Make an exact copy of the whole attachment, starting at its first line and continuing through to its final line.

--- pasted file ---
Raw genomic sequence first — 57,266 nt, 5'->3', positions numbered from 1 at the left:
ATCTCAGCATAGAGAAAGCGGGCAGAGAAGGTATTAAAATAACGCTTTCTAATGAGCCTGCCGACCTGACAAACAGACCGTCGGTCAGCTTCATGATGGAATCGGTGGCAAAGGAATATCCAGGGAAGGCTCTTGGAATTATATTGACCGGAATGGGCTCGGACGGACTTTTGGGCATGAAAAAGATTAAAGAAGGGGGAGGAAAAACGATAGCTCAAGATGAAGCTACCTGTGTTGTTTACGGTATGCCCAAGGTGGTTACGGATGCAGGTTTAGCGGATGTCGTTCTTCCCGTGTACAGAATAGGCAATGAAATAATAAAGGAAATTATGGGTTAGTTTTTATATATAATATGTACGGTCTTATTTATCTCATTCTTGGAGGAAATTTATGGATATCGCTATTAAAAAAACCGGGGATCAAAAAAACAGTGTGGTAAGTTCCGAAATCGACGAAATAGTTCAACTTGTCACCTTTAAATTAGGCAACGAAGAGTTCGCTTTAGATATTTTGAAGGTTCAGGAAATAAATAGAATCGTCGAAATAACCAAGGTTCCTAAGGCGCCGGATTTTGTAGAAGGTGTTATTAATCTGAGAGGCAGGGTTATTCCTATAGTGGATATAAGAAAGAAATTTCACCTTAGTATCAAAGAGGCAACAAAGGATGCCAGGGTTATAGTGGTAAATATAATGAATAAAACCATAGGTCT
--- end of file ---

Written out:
Raw genomic sequence first — 57,266 nt, 5'->3', positions numbered from 1 at the left:
ATCTCAGCATAGAGAAAGCGGGCAGAGAAGGTATTAAAATAACGCTTTCTAATGAGCCTGCCGACCTGACAAACAGACCGTCGGTCAGCTTCATGATGGAATCGGTGGCAAAGGAATATCCAGGGAAGGCTCTTGGAATTATATTGACCGGAATGGGCTCGGACGGACTTTTGGGCATGAAAAAGATTAAAGAAGGGGGAGGAAAAACGATAGCTCAAGATGAAGCTACCTGTGTTGTTTACGGTATGCCCAAGGTGGTTACGGATGCAGGTTTAGCGGATGTCGTTCTTCCCGTGTACAGAATAGGCAATGAAATAATAAAGGAAATTATGGGTTAGTTTTTATATATAATATGTACGGTCTTATTTATCTCATTCTTGGAGGAAATTTATGGATATCGCTATTAAAAAAACCGGGGATCAAAAAAACAGTGTGGTAAGTTCCGAAATCGACGAAATAGTTCAACTTGTCACCTTTAAATTAGGCAACGAAGAGTTCGCTTTAGATATTTTGAAGGTTCAGGAAATAAATAGAATCGTCGAAATAACCAAGGTTCCTAAGGCGCCGGATTTTGTAGAAGGTGTTATTAATCTGAGAGGCAGGGTTATTCCTATAGTGGATATAAGAAAGAAATTTCACCTTAGTATCAAAGAGGCAACAAAGGATGCCAGGGTTATAGTGGTAAATATAATGAATAAAACCATAGGTCT